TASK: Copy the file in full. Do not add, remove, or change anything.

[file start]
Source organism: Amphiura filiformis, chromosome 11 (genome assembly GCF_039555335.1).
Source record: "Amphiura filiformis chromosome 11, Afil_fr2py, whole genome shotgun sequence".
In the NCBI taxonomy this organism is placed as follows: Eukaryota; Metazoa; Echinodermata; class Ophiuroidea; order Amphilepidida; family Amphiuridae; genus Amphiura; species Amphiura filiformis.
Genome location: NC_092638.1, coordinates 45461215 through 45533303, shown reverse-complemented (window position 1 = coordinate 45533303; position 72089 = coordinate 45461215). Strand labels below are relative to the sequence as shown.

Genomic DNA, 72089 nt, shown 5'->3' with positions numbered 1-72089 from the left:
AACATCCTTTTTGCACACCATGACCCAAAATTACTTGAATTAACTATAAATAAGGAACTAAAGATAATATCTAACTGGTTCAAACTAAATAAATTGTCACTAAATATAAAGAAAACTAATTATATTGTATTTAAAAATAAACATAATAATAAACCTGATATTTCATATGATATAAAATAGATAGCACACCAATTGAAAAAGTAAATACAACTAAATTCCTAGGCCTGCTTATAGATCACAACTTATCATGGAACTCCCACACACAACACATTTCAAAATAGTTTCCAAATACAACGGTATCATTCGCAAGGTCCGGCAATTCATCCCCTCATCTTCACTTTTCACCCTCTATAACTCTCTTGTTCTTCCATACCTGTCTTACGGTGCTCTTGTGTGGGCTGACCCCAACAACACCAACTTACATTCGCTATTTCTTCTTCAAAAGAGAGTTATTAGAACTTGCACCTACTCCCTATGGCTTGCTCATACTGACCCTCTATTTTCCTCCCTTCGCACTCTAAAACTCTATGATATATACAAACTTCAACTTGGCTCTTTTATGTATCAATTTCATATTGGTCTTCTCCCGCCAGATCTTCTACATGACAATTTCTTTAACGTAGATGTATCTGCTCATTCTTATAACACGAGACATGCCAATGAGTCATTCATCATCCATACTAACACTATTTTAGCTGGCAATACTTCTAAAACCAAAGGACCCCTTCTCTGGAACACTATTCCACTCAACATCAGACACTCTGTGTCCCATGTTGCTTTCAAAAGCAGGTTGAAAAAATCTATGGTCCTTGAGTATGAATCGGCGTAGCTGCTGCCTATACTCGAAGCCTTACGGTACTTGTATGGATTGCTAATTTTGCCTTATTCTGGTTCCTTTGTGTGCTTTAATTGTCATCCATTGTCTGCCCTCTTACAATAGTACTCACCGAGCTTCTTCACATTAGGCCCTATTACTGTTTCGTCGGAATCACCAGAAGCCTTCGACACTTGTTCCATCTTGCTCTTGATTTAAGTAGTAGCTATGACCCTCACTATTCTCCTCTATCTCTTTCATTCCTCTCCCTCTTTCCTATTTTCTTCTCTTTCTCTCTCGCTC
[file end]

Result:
Source organism: Amphiura filiformis, chromosome 11 (genome assembly GCF_039555335.1).
Source record: "Amphiura filiformis chromosome 11, Afil_fr2py, whole genome shotgun sequence".
In the NCBI taxonomy this organism is placed as follows: Eukaryota; Metazoa; Echinodermata; class Ophiuroidea; order Amphilepidida; family Amphiuridae; genus Amphiura; species Amphiura filiformis.
Genome location: NC_092638.1, coordinates 45461215 through 45533303, shown reverse-complemented (window position 1 = coordinate 45533303; position 72089 = coordinate 45461215). Strand labels below are relative to the sequence as shown.

Genomic DNA, 72089 nt, shown 5'->3' with positions numbered 1-72089 from the left:
AACATCCTTTTTGCACACCATGACCCAAAATTACTTGAATTAACTATAAATAAGGAACTAAAGATAATATCTAACTGGTTCAAACTAAATAAATTGTCACTAAATATAAAGAAAACTAATTATATTGTATTTAAAAATAAACATAATAATAAACCTGATATTTCATATGATATAAAATAGATAGCACACCAATTGAAAAAGTAAATACAACTAAATTCCTAGGCCTGCTTATAGATCACAACTTATCATGGAACTCCCACACACAACACATTTCAAAATAGTTTCCAAATACAACGGTATCATTCGCAAGGTCCGGCAATTCATCCCCTCATCTTCACTTTTCACCCTCTATAACTCTCTTGTTCTTCCATACCTGTCTTACGGTGCTCTTGTGTGGGCTGACCCCAACAACACCAACTTACATTCGCTATTTCTTCTTCAAAAGAGAGTTATTAGAACTTGCACCTACTCCCTATGGCTTGCTCATACTGACCCTCTATTTTCCTCCCTTCGCACTCTAAAACTCTATGATATATACAAACTTCAACTTGGCTCTTTTATGTATCAATTTCATATTGGTCTTCTCCCGCCAGATCTTCTACATGACAATTTCTTTAACGTAGATGTATCTGCTCATTCTTATAACACGAGACATGCCAATGAGTCATTCATCATCCATACTAACACTATTTTAGCTGGCAATACTTCTAAAACCAAAGGACCCCTTCTCTGGAACACTATTCCACTCAACATCAGACACTCTGTGTCCCATGTTGCTTTCAAAAGCAGGTTGAAAAAATCTATGGTCCTTGAGTATGAATCGGCGTAGCTGCTGCCTATACTCGAAGCCTTACGGTACTTGTATGGATTGCTAATTTTGCCTTATTCTGGTTCCTTTGTGTGCTTTAATTGTCATCCATTGTCTGCCCTCTTACAATAGTACTCACCGAGCTTCTTCACATTAGGCCCTATTACTGTTTCGTCGGAATCACCAGAAGCCTTCGACACTTGTTCCATCTTGCTCTTGATTTAAGTAGTAGCTATGACCCTCACTATTCTCCTCTATCTCTTTCATTCCTCTCCCTCTTTCCTATTTTCTTCTCTTTCTCTCTCGCTC